We also decided not to include the Co2 impact of transportation to or from our trips. We recognise that transportation does have a big impact and we absolutely encourage all crews to use the most sustainable form of transportation they can. However, this is outside of our direct control and, of course it is highly variable depending on exactly where our crews are coming from. We did not want to "mask" the true environmental impact of our trips behind a "transportation" element which might be significant, but does not absolve our responsibility to make changes in how we run our trip.
Why are you only printing your Co2 impact?
We could measure many different aspects of environmental impact. We decided to focus first on Co2 as it is widely understood by our customers, can be measured and is significant.
We remain mindful of other environmental factors such as the need to recycle, reduce waste and certainly respect all the pollution regulations which already exist to keep our Oceans free of all forms of damage. We will continue to work with Marineshift360 to measure, track and reduce other environmental metrics once we have embedded the Co2 measurement.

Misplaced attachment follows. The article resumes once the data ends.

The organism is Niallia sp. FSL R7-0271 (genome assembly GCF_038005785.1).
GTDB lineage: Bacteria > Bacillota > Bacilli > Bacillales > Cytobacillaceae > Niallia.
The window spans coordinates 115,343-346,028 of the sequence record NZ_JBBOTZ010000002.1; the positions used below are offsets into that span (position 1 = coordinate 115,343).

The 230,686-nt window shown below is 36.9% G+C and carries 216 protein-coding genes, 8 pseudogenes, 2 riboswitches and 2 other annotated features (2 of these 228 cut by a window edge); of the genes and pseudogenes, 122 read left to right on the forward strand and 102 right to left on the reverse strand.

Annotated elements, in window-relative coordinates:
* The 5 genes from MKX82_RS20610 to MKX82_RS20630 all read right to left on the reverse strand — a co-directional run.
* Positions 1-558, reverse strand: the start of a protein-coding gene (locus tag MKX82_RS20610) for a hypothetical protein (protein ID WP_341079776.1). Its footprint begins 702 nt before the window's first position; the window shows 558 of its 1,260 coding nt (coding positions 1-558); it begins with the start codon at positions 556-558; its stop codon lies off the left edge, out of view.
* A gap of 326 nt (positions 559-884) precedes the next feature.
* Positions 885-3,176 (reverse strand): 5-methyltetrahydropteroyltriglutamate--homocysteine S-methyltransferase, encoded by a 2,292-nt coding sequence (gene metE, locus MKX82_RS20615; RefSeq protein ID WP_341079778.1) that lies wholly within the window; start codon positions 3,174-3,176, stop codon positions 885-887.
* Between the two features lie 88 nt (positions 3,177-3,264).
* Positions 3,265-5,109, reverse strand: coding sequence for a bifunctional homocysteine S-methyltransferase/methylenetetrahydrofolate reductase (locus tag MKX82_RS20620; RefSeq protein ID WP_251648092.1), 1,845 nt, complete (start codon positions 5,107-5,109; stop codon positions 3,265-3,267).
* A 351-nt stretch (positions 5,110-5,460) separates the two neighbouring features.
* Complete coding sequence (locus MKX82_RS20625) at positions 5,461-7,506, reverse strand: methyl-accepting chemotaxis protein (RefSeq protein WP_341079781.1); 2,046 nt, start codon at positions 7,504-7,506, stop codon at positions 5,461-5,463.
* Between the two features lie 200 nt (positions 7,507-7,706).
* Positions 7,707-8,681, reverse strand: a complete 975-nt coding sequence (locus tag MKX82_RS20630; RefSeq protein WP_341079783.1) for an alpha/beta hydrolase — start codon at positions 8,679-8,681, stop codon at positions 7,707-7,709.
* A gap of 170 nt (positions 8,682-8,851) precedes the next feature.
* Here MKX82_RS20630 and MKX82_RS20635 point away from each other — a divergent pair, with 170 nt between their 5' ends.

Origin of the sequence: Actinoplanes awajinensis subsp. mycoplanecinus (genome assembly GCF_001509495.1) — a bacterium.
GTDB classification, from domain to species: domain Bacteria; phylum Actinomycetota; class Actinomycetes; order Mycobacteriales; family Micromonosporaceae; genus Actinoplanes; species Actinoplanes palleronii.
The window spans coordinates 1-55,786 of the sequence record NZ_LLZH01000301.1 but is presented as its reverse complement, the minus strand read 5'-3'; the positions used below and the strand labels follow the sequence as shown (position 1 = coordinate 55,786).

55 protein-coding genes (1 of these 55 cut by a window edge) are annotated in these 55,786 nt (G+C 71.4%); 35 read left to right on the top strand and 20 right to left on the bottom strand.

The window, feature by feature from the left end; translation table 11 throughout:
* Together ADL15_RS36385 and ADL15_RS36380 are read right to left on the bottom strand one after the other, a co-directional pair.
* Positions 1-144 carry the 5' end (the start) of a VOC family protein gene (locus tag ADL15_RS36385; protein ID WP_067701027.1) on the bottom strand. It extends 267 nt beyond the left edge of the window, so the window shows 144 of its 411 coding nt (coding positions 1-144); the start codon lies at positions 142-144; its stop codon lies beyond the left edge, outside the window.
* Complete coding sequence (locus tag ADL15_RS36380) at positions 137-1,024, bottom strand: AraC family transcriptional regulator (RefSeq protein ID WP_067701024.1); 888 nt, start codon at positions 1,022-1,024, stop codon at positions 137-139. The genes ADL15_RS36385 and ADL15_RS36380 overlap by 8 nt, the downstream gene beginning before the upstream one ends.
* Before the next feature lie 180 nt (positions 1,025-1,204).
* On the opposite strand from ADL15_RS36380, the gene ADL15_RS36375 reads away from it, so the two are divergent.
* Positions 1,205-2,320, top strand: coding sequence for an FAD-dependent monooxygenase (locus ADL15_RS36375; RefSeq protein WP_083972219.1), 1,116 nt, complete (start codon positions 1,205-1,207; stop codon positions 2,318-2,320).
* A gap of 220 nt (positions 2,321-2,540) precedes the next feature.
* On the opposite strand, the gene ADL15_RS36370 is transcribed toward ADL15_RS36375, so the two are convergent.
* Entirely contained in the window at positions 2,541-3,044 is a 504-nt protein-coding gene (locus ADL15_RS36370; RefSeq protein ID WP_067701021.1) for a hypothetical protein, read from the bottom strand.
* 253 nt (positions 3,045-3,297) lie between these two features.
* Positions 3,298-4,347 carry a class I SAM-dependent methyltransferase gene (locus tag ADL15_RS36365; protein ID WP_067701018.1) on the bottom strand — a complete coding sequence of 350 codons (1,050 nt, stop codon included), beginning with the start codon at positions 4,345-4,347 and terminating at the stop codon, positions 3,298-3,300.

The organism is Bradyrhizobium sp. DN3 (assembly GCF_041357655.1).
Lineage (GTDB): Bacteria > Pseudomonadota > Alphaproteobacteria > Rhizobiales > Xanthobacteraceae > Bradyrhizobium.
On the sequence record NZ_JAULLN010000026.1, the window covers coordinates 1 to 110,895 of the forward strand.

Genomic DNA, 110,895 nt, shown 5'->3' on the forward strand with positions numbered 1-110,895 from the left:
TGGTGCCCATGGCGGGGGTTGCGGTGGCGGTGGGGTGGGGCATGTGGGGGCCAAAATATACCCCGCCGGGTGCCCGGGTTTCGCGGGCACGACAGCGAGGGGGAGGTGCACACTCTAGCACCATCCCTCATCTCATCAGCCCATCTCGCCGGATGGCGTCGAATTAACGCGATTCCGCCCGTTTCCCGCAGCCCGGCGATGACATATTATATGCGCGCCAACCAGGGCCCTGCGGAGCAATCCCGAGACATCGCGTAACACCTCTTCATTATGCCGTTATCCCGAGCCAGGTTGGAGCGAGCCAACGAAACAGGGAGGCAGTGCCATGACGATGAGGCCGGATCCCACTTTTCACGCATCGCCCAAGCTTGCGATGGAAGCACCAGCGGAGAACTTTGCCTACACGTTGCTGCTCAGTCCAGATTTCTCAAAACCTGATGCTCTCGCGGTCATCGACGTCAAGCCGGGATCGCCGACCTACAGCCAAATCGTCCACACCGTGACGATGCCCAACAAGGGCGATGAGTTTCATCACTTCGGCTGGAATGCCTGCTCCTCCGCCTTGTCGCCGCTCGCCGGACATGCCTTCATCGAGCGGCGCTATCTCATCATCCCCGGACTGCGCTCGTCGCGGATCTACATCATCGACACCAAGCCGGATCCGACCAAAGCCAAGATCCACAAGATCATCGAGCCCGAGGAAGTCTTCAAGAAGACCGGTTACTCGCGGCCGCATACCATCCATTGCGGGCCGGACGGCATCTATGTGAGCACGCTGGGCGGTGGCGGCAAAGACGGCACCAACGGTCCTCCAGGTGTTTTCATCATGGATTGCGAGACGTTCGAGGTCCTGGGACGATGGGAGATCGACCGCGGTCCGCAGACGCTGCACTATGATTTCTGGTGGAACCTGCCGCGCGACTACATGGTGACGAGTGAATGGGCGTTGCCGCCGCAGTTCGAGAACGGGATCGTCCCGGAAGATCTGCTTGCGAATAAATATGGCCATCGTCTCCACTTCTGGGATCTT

How are you going to improve your impact?
We will be tracking the actual Co2 per trip against our estimations and will openly share this with anyone who is interested. The ways in which we can improve the footprint are numerous, but some examples below
- Reducing the amount of meat we consume on board
- Buying produce locally rather than supermarkets, which have longer supply chains
- Exploring other forms of fuel such as bio-diesel which as a lower Co2 footprint
- Investing in improved power generation such as Solar, Wind or Hydro
- Education : helping our crews understand the need to conserve power and not leave items switched on - which is also good safety practice on board.